CM: I was hired to rebuild the IWP, the mismanagement of which in the 1990s had led administrators at the University of Iowa to consider closing it down. It was my good fortune to work for one of the great administrators of the age, David Skorton, who would go on to become the President of Cornell University and then the Secretary of the Smithsonian. He taught me how to find creative solutions to what often seemed like intractable problems, and he not only offered support at every turn but also inspired me to take chances in the service of my developing vision of what this storied institution might become. Hence we doubled the size of the Fall Residency; made a successful bid to have Iowa City become a UNESCO City of Literature, the first in the New World; developed the first creative writing Massive Open Online Courses, which have thus far enrolled 65,000 students around the world; commissioned a series of plays on common themes with theaters in Moscow, Shanghai, Baghdad, and Cape Town, which were staged simultaneously over the Internet; hosted symposia in Greece and Morocco; conducted cultural diplomacy tours to more than fifty countries; published books and an online journal, 91st Meridian; and more. In short, we have much to celebrate in this fiftieth year of continuous service to the global literary community.

CJ: Has the recent administration change had much of an impact on the workings of the program (i.e. writers deciding whether to come, federal funding, etc.)?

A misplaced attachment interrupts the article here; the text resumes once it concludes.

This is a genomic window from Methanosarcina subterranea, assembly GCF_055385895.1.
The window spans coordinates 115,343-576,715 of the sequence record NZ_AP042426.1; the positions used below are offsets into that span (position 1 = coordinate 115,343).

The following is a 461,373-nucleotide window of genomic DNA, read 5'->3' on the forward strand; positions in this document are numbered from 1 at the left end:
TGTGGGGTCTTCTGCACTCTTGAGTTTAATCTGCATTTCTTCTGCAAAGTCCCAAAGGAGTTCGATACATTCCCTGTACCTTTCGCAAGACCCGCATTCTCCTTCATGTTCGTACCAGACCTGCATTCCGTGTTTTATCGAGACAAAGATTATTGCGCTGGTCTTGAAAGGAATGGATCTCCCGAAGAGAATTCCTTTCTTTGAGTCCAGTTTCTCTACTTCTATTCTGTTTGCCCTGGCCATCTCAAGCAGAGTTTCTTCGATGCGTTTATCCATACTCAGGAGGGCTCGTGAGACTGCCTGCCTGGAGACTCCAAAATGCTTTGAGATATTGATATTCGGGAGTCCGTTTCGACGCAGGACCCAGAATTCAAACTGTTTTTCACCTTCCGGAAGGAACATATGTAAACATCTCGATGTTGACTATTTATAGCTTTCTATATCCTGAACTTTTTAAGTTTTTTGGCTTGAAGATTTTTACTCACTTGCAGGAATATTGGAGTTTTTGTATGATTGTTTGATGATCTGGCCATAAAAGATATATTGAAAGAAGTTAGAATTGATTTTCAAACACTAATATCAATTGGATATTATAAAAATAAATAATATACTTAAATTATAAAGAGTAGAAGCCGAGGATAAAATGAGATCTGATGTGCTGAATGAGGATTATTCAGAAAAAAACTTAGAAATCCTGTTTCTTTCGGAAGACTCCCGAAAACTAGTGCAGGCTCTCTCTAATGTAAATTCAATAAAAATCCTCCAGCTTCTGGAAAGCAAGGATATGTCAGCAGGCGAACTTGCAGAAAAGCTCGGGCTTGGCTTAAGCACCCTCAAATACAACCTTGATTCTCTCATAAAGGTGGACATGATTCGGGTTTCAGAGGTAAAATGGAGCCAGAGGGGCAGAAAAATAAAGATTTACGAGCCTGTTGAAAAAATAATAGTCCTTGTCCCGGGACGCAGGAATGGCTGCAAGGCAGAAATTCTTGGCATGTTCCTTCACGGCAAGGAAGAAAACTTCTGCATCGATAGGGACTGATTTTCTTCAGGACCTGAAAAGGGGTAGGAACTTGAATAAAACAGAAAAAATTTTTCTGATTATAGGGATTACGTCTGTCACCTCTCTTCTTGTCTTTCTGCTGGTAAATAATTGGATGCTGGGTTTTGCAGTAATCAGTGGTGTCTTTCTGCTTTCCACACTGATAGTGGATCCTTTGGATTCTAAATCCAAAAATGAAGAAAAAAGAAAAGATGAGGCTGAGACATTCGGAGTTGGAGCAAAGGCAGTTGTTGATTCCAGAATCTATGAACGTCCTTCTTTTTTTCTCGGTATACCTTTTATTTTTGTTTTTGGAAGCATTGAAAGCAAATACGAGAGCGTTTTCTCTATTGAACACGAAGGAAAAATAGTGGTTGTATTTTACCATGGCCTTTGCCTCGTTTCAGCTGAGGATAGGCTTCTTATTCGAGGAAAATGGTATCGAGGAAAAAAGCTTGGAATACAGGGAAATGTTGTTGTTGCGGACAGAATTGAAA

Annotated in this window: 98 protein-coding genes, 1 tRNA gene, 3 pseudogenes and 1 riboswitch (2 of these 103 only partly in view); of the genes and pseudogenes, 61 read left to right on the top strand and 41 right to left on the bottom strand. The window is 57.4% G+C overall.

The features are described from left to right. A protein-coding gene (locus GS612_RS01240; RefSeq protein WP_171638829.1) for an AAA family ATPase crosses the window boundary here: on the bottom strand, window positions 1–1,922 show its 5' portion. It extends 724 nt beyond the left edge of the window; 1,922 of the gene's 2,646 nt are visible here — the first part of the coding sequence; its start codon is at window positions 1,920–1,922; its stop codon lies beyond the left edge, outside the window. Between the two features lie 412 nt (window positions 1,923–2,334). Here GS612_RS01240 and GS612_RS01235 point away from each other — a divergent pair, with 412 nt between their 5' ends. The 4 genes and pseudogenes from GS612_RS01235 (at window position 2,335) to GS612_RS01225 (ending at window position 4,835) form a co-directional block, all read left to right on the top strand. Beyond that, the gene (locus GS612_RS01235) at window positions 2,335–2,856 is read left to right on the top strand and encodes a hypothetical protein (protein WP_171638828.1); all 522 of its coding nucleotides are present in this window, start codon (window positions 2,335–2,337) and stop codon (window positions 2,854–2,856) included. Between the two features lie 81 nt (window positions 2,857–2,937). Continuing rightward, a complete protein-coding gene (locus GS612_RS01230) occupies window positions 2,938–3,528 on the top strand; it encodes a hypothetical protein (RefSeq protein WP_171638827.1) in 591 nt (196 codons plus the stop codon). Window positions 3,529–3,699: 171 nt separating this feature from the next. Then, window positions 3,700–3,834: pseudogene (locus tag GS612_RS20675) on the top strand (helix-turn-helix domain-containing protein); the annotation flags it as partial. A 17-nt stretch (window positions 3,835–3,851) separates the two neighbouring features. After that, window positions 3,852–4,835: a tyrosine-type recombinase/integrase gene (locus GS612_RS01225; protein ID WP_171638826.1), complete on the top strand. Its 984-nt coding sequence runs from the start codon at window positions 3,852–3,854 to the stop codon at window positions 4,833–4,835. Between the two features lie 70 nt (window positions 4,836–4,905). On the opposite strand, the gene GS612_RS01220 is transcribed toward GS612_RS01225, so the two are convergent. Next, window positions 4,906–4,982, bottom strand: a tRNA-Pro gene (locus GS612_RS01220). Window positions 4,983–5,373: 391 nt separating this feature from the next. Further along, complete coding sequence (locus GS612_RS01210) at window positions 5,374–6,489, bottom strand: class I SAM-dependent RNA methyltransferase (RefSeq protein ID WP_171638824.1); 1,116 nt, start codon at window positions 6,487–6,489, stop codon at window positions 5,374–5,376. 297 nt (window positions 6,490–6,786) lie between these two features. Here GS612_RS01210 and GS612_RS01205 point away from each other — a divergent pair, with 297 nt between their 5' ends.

CM: The short answer is that we do not know what impact the Trump administration will have on the IWP. Certainly the signs are not good, with large cuts proposed to the State Department budget, which funds a considerable portion of the IWP. I lie awake many nights worrying that our fiftieth anniversary celebration, which will take any number of inventive forms, may mark the end of one of the most interesting literary stories of our time. As Shahid would say, Pity.

CJ: Finally, with the IWP’s 50th Anniversary this year, we have looked back at the program as Paul and Hualing Engle began it, celebrated what it has now become, and everything in between. What do you hope your legacy at the International Writing Program will be?

CM: The wise and creative stewardship of a storied program that I had the good luck to rebuild and then expand to meet the literary and political challenges of the 21st century.

Claire Jacobson is the assistant interviews editor at Asymptote. A writer and translator from Arabic based in Iowa City, Iowa, she studies Francophone literature at the University of Iowa and works as a research assistant at the International Writing Program.

Christopher Merrill has published six collections of poetry, translations from the Slovenian and Korean, and several works of nonfiction. His work has been translated into twenty-five languages, his journalism appears in many publications, and his awards include a knighthood in arts and letters from the French government. He has held the William H. Jenks Chair in Contemporary Letters at the College of the Holy Cross, and now directs the International Writing Program at the University of Iowa. He serves on the U.S. National Commission for UNESCO, he has conducted cultural diplomacy missions in over thirty countries for the U.S. State Department, and in April 2012 President Obama appointed Merrill to the National Council on the Humanities.